It may be in the soil and not the actual agricultural methods! A review published as Nutritional Quality of Organic Foods: a systematic review by Dangour et al has concluded that:
“there is no evidence of a difference in nutrient quality between organically and conventionally produced foodstuffs. The small differences in nutrient content detected are biologically plausible and mostly relate to differences in production methods.”
This group looked at a total of 52,471 articles, and identified 162 studies (137 crops and 25 livestock products) 55 of which were of satisfactory quality.
Of the 55 studies which were considered satisfactory:
• Conventionally produced crops had a significantly higher content of nitrogen
• Organically produced crops had a significantly higher content of phosphorus and higher titratable acidity
• No evidence of a difference was detected for the remaining 8 of 11 crop nutrient categories analyzed.
• Analysis of the more limited database on livestock products found no evidence of a difference in nutrient content between organically and conventionally produced livestock products.
This paper has attracted a lot of attention, and there will no doubt be shrieks of outrage from those who believe that organic food provides more vitamins and minerals and is always “better.”
One thing to consider with regards to plant nutrients is that the nutrients are in plants for a reason and if it does not have them, it does not grow- regardless of where it comes from (R. Maughan, 2009). These comments perhaps apply more to the organic nutrients (carbohydrates, proteins or amino acids, lipids, and vitamins) that are made by the plants than they do to minerals and other inorganic components.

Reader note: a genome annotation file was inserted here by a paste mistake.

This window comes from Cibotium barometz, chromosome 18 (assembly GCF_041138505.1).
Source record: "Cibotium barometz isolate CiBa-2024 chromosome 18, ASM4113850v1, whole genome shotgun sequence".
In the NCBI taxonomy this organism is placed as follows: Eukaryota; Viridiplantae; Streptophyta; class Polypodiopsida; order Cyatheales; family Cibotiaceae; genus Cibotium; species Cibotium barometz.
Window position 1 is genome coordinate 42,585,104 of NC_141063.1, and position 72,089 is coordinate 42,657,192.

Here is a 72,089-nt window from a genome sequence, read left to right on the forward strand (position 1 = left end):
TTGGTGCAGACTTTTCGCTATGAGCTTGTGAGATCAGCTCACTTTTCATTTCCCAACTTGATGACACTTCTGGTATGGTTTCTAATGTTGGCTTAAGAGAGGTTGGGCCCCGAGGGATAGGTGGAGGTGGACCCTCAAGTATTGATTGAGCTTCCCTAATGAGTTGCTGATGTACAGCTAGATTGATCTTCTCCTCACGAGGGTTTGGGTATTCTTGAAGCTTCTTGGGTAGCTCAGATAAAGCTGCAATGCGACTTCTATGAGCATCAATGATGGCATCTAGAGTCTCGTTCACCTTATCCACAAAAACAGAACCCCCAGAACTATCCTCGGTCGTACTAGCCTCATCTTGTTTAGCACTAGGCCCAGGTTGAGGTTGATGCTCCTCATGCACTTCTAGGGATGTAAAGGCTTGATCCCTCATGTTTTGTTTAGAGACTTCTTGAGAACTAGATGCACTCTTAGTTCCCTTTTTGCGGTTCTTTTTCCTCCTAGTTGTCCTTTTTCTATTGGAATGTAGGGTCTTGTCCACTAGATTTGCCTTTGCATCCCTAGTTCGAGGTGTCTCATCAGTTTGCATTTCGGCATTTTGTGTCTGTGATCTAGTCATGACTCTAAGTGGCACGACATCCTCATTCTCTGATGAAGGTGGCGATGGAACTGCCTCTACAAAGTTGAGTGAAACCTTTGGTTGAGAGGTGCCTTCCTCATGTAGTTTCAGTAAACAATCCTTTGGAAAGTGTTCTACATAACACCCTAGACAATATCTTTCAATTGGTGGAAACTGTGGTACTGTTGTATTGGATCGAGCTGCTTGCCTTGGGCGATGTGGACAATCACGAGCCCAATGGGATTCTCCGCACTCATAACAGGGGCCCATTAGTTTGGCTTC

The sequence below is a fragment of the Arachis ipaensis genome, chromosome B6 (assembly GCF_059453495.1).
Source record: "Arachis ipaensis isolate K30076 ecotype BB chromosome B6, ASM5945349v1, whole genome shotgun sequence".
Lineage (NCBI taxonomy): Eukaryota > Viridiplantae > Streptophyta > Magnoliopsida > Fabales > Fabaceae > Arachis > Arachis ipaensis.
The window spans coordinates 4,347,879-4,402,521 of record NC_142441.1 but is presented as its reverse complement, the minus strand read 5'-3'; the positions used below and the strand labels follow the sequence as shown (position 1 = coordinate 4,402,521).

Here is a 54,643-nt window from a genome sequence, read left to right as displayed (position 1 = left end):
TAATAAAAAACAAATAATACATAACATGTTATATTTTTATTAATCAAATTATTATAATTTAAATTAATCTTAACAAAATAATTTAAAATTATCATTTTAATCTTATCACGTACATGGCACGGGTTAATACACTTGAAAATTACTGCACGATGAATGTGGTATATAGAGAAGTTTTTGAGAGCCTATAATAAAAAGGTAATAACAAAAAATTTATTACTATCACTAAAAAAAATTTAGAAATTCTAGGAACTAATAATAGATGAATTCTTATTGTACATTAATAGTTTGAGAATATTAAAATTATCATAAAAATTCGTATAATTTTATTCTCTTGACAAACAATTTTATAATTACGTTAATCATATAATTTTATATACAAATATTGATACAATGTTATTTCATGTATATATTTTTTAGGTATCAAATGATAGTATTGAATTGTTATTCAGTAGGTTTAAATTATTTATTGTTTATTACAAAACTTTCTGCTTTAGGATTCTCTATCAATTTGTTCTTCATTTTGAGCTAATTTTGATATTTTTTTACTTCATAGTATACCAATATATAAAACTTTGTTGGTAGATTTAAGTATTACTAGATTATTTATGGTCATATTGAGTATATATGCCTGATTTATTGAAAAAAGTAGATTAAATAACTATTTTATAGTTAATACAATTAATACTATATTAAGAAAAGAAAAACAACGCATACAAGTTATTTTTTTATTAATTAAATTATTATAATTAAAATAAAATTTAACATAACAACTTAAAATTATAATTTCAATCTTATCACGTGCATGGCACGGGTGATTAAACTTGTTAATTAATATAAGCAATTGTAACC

For example, there is solid evidence that wheat grown in soil with low selenium content will itself have low selenium content. British soil is generally low in selenium so wheat from the UK has low selenium content, wheat from Canada does not. In any case, some may argue that use of appropriate fertilizers is more likely to be effective in producing crops with appropriate nutrient content than is the use of organic farming methods.
Aside from nutrient content there are still various other factors to consider in regards to organic produce; the long-terms effects of pesticide use, the carbon footprint associated with transport of products from far away, etc… We as consumers face difficult choices every day that involve balancing the risks and benefits of our activities. Some research is showing that buying organic may reduce some risks associated with agriculture and food. As well, one more factor to consider is that your local community plays a role in defining what choices you have available, e.g. if buying local is an option.
Peter Melchett, policy director at the Soil Association said they were disappointed with the conclusions. “The review rejected almost all of the existing studies of comparisons between organic and non-organic nutritional differences”.
He continues “although the researchers say that the differences between organic and non-organic food are not ‘important’, due to the relatively few studies, they report in their analysis that there are higher levels of beneficial nutrients in organic compared to non-organic foods”.
Dana Lis, SportMed Dietitian adds “When I was visiting Iceland, buying local produce was really not an option at all – red peppers were 8 dollars Canadian. Regardless, if you buy local, organic, whatever is on sale or a little bit of everything; one step to a healthier and more sustainable future – get on a bike!”